• Analysis of energy conversion systems based on 1st and 2nd Laws of Thermodynamics.
  • Thermodynamic cycles: definition of network output and thermal efficiency; external and internal irreversibilities; efficiency factors.

Steam power plants

  • Analysis of ideal and real thermodynamic cycles.
  • Choice of operating parameters.
  • Techniques to improve plant efficiency: steam reheating, regenerative feed heating.
  • Plant layouts, applications.

Gas turbine power plants

  • Analysis of ideal and real thermodynamic cycles.
  • Choice of operating parameters and techniques to improve performance: regenerative heat exchanger, reheaters, intercoolers.
  • Layout of heavy-duty and aeroderivative turbines, applications.

Combined cycle power plants

  • Analysis of “topping” (gas turbine) and “bottoming” sections, definition of recovery efficiency.
  • Thermodynamic optimization of bottoming sections with variable temperature heat input.
  • Plant layout, applications.

Hydroelectric power generation

  • Hydraulic turbines: classification, operating parameters, performance characteristics.
  • Hydroelectric plant classification and layouts, applications.

Fluid Machinery

Fluid Machinery
3 YEAR1 semester6 CREDITS
Prof. Vincenzo Mulone e
Roberto Verzicco
Code: 8037967

LEARNING OUTCOMES: This course aims at providing the fundamentals of fluid dynamics applied to fluid machines. More in detail, it deals with the fluid dynamics equations applied to energy-consuming and energy-producing machines, characterized by both axial and radial flows. It also deals with the understanding of systems connected to fluid machines.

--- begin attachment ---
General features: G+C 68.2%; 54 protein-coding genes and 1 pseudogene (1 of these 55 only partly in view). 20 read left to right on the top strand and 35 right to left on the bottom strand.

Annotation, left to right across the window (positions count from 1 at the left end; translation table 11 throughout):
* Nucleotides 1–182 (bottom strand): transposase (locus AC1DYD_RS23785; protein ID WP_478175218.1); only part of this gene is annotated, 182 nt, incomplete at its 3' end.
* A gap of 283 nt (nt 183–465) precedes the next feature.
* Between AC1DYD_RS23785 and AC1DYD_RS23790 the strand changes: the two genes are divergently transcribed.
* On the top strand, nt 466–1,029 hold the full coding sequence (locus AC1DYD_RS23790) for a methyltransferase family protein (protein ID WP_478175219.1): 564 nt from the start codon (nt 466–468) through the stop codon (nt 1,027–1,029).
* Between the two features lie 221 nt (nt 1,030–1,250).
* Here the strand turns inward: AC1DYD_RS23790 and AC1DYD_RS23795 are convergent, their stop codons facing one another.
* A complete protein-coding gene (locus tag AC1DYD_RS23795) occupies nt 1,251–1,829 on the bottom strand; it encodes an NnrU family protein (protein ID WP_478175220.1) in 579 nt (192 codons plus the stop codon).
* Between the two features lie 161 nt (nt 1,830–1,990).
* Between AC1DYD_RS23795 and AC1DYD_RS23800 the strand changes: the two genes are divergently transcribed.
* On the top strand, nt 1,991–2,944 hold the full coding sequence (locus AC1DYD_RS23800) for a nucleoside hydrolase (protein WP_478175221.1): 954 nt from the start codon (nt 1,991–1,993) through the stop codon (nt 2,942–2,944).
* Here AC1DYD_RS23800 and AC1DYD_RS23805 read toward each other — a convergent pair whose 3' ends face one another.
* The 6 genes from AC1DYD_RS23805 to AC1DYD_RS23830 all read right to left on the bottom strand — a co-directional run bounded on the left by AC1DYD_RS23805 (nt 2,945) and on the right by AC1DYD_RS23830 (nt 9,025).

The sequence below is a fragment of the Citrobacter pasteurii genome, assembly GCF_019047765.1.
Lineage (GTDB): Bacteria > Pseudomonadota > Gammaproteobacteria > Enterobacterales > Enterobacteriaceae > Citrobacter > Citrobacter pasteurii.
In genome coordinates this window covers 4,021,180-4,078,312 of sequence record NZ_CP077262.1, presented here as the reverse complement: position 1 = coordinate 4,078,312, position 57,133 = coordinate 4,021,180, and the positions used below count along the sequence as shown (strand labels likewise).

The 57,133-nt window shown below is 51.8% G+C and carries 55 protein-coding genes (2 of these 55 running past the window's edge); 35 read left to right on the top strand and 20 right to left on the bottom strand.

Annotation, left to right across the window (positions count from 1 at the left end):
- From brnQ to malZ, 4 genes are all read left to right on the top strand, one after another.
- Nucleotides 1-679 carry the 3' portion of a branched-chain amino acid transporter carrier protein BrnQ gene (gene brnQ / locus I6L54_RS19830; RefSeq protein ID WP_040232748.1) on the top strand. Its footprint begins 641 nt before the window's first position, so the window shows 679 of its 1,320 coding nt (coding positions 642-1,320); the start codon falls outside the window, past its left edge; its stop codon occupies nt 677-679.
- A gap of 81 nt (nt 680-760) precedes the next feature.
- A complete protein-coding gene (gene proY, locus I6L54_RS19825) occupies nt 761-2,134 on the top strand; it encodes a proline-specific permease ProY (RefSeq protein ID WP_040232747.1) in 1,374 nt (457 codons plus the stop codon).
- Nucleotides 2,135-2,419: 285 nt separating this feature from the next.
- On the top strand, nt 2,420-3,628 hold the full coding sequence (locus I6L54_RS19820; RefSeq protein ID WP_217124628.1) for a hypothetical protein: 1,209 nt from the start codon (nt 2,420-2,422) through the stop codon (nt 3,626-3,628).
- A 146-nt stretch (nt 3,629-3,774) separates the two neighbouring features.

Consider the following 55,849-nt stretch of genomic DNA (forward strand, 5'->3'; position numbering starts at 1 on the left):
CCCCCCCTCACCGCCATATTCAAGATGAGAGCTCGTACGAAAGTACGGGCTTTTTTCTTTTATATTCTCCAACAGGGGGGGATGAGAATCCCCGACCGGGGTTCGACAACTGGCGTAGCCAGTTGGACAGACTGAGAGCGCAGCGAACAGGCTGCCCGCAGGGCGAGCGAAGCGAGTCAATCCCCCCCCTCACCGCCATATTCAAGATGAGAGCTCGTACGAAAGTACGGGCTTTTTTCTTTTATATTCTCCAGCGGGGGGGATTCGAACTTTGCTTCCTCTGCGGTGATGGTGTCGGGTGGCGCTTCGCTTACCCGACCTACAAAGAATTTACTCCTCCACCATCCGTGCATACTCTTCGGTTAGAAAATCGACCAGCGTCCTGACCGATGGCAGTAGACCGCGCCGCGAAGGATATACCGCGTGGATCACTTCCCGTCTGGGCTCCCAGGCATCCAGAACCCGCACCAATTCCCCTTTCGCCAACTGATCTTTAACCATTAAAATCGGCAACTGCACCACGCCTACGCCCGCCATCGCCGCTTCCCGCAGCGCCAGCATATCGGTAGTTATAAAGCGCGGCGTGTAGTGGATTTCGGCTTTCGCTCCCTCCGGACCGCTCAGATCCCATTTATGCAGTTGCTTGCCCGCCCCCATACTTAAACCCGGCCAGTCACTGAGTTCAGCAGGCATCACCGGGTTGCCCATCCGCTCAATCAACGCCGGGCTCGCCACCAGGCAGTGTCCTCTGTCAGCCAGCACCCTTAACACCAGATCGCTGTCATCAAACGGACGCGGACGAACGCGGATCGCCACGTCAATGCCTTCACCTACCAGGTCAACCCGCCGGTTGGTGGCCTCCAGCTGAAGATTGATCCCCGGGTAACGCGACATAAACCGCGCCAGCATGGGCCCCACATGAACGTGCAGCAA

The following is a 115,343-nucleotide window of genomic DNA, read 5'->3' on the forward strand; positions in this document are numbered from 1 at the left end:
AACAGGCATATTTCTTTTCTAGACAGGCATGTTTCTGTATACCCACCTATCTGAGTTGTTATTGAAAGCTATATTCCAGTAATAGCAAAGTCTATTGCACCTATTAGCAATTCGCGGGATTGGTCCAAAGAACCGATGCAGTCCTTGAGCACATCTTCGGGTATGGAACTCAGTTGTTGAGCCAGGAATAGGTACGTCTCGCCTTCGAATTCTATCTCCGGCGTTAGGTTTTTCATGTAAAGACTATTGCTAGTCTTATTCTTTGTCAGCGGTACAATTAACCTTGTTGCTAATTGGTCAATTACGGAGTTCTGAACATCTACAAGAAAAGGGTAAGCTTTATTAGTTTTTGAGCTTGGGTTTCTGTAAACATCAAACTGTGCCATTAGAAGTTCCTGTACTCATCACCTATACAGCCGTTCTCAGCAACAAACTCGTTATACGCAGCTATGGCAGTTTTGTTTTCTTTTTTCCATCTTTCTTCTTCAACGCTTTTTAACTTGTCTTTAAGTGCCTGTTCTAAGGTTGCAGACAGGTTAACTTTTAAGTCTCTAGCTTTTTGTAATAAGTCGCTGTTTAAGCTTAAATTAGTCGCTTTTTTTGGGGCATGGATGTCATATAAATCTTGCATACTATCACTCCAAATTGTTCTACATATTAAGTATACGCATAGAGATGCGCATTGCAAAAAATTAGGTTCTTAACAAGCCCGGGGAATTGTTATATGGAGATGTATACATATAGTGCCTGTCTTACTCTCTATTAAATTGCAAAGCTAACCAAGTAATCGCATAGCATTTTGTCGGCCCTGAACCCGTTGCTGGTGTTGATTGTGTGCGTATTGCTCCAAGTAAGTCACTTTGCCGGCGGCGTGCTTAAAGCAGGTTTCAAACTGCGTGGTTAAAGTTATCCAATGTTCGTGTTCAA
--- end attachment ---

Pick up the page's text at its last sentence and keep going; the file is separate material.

KNOWLEDGE AND UNDERSTANDING: The student will be able to develop simple but useful calculations of fluid machines in terms of flow, work and power, along with solving practical problems of interest. The student will also learn the basics of the control of fluid machines with respect to the flow rate, work exchanged and power output or input The knowledge developed will help the student for both the design of fluid machines and of the systems connected to the machines.

APPLYING KNOWLEDGE AND UNDERSTANDING: The student will apply the knowledge and understanding developed to the analysis of practical problems. This would imply critical knowledge in terms of size and power output/input; the same thing will be done for the systems connected to the machine.

MAKING JUDGEMENTS: The student will have to prove his critical awareness with respect to the simplifying assumptions useful to describe and calculate fluid machines, as well as his critical awareness of the correct order of magnitude of performance parameters while dealing or designing fluid machines.

COMMUNICATION SKILLS: The student will prove, mostly during the oral test, his capacity of describing the operation and functioning of fluid machines, convening of the knowledge developed.